INDIANAPOLIS (WISH) — Madame Walker’s theater still stands on Indiana Avenue, even after 95 years. And a weekend of events will mark this milestone, with the Grammy-winning artist and Indy native Babyface kicking things off.
The Walker Theater opened its doors eight years after Madame Walker’s death. And today it is the last black-owned building on historic Indiana Ave. Representatives say his legacy is strong and important to stick to.
If you could access the foundation, you would find that this building has 95 years of history to tell. Opened to create a safe entertainment space for the Black Hoosiers, it remains a staple in the heart of the city.
“His vision was born because he was denied access to another theater. Without having to pay a black tax. And that’s when she decided she was going to build something for black people,” said Kristian Stricklen, president of the Walker Legacy Center.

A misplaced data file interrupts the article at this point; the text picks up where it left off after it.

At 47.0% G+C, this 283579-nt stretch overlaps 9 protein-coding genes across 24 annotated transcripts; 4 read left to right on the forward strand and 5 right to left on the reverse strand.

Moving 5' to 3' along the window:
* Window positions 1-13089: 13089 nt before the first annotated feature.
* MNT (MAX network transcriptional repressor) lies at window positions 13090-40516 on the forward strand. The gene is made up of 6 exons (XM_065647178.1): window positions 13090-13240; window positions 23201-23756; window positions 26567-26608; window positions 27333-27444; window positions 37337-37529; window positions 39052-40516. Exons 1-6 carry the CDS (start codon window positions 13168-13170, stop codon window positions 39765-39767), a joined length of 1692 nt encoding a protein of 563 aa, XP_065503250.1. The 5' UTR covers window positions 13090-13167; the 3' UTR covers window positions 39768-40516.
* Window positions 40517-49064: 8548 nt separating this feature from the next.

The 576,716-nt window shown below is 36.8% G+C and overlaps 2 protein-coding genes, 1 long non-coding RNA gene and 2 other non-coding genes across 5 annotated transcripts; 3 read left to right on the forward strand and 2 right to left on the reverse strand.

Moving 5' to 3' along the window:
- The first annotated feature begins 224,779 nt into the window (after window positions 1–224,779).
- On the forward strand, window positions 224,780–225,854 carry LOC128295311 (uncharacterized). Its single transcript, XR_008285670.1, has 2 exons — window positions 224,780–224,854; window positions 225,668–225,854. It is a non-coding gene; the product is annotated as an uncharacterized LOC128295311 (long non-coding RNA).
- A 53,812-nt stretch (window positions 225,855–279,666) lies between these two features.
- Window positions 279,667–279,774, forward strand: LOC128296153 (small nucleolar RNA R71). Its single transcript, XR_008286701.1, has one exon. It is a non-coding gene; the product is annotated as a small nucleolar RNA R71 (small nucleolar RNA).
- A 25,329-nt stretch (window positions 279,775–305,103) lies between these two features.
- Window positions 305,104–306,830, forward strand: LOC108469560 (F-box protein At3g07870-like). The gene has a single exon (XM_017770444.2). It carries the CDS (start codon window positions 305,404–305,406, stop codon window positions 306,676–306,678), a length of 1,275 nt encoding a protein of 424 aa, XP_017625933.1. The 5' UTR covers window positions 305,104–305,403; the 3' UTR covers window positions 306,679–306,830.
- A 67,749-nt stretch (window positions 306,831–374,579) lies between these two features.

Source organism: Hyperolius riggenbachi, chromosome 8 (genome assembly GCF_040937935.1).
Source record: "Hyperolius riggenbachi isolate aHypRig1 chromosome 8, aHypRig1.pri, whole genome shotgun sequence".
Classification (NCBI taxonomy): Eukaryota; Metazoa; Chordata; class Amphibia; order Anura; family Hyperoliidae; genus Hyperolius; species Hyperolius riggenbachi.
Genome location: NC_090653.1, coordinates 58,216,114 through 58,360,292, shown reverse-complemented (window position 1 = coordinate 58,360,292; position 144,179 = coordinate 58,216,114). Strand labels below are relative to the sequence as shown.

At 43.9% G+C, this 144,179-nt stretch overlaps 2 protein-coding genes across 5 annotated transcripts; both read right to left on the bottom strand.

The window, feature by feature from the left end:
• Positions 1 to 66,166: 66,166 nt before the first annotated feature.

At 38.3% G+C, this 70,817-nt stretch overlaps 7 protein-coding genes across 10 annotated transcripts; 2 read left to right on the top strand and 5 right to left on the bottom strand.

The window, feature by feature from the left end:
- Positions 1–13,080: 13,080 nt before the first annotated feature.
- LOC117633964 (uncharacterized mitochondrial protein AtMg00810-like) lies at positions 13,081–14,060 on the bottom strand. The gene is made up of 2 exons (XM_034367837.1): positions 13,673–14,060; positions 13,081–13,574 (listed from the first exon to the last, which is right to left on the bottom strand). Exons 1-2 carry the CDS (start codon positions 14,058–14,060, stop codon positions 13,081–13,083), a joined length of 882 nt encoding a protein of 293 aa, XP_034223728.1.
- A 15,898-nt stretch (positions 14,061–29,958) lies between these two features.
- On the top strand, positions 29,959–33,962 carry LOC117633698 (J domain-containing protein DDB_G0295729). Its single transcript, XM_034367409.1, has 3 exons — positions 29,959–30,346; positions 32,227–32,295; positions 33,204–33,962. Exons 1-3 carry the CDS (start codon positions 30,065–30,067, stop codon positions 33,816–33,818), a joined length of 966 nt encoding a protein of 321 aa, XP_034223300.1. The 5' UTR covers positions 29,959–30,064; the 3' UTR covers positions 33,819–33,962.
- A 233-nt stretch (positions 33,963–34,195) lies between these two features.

The acts of entertainment that have gone through it have helped shape his legacy. From Ella Fitzgerald and Wes Montgomery of the past to more modern artists like Mike Epps and Kenneth “Babyface” Edmonds.
“Now, given that it’s black music month, and being able to highlight the local black artist and the national artist, who are also from Indianapolis like Kenneth Babyface” Edmunds. It’s just an incredible moment and opportunity,” Stricklen said.
“He’s very important. Not just for black history but for Indiana history. History as a whole,” Stricklen said. we do everything we can to preserve it.
Although Stricklen is now president, she grew up knowing the value of the Walker Theater by visiting and hearing her grandmother’s stories. She is now doing her part to keep history alive.
“It is our ultimate goal as Legacy Center to elevate his legacy.”